Having a large faculty would also be correlated with large enrollments at both the graduate and undergraduate level. This creates opportunities for an undergraduate at one of the schools to go to graduate school at the other, or a Ph.D. recipient at one to get a post doc or faculty position at the other.
In fact, Michigan and UCLA probably are among the nation's most active universities in providing post-doctoral training. UCLA's health psychology post-doctoral program alone has hosted at least two people with earlier degrees from Michigan. Various post-doctoral programs at UM's Institute for Social Research and in other units have hosted a number of young scholars over the years.
Other possible reasons for the connection? Other than the weather in winter, I think Michigan and UCLA have a lot of the same feel, both being cosmopolitan, large, state universities, with prominent athletic programs, and lots of other cultural activities going on. And, oh yes, both schools' colors are similar, maize and blue for Michigan, and blue and gold for UCLA!
The list of Michigan-UCLA scholars [including June 10 and 11 updates] follows (with web links where available):
UCLA undergraduate-UM graduate student
Bonnie Barber (developmental psych)
UCLA undergraduate-UM post doc/research scientist
UCLA undergraduate-UM faculty member
UM undergraduate-UCLA graduate student
UM undergraduate-UCLA post doc/research scientist
UCLA graduate student-UM post doc/research scientist
Grant Marshall (clinical/personality/health)
UCLA graduate student-UM faculty member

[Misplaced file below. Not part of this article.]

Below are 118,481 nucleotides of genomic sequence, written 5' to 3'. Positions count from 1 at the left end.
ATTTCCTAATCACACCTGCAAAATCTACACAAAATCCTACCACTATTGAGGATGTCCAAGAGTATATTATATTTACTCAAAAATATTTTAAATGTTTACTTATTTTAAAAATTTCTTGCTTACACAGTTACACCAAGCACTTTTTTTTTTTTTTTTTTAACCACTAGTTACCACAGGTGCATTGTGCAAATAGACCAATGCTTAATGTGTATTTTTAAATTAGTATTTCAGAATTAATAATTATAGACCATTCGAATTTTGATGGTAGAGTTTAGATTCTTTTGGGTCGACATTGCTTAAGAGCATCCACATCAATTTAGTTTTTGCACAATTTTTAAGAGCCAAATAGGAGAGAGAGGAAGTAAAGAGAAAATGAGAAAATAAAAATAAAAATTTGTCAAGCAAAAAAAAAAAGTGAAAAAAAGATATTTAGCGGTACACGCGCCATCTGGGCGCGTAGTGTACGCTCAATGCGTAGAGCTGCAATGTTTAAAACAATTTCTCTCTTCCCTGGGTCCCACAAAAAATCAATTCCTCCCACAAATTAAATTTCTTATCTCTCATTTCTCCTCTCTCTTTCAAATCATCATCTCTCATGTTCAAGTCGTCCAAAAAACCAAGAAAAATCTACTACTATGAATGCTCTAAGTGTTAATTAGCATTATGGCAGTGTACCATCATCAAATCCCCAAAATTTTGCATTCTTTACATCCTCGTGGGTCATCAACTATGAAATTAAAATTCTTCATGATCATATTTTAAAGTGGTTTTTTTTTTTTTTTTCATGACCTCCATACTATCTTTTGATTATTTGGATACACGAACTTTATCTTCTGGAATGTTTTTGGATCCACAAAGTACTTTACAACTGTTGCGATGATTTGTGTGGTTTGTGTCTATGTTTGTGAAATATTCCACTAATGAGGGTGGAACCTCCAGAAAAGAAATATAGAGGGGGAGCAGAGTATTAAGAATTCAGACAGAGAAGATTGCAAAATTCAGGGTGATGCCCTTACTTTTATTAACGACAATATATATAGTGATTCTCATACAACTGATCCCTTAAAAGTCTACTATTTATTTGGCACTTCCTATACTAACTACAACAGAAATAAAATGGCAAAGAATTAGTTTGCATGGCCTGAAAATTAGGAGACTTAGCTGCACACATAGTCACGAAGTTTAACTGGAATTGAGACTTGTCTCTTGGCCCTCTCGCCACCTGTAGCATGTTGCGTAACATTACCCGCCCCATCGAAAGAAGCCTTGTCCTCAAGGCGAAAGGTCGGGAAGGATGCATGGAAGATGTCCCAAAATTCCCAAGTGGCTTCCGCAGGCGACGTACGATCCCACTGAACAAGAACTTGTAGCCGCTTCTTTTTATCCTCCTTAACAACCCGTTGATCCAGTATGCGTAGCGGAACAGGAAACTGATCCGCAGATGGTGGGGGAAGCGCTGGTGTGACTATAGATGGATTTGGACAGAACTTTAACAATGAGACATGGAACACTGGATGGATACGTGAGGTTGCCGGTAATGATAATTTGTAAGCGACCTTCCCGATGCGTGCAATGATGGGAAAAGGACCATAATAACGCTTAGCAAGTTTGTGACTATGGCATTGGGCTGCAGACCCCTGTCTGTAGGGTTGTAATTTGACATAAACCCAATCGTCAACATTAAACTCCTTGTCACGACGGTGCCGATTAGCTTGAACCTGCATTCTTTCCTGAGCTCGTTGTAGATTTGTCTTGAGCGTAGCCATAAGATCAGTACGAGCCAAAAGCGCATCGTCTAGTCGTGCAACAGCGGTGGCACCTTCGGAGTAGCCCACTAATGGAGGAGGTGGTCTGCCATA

Jacquelynne Eccles (developmental psych)
Vincent Hutchings (political science)
Donald Kinder (social psych Ph.D., political science faculty)
Nicholas Valentino (political science and communication studies)
Monique Ward (developmental psych)
UM graduate student-UCLA post doc/research scientist
UM graduate student-UCLA faculty member
Elizabeth Bjork (cognitive psych)
Lawrence Bobo (sociology, now at Harvard)
Karin Elliott Brown (social work, now at Cal State L.A.)
Patricia Cheng (cognitive psych)
Andrew Fuligni (developmental psych)
Hal Gerard (deceased)
Oscar Grusky (sociology)
Julia Henly (social work/public policy, now at University of Chicago)
Tim Ketelaar (now at New Mexico State)
John Liebeskind (physiological psych, deceased)
Jerome Rabow (sociology)
Faculty at both UCLA and UM
Robert Bjork (cognitive psych)
Keith Holyoak (cognitive psych)
Neil Malamuth (communication studies)
Some readers might be thinking that subfields of psychology outside of social psych may be worth mentioning, as individuals in the other subfields would at least be colleagues in the same departments with social psychologists. The listing of sociologists and political scientists may strike some as a little far afield. However, as Bert Raven noted in a follow-up e-mail to my initial posting of the Michigan-UCLA list:
"As you may know, the [Michigan] social psychology PhD program accepted both psychology and sociology undergraduates as graduate students, then tried to make us into hybrids who could fit equally in departments of sociology and psychology."
Also, David Sears e-mailed me, noting the "very active political psychology group at UCLA, [that] has contributed to some connections with Michigan."
Thanks to the following individuals for providing additional names beyond the ones I initially listed: Kathy Carnelley, Matthew Hogben, Keith Holyoak, Bert Raven, and David Sears.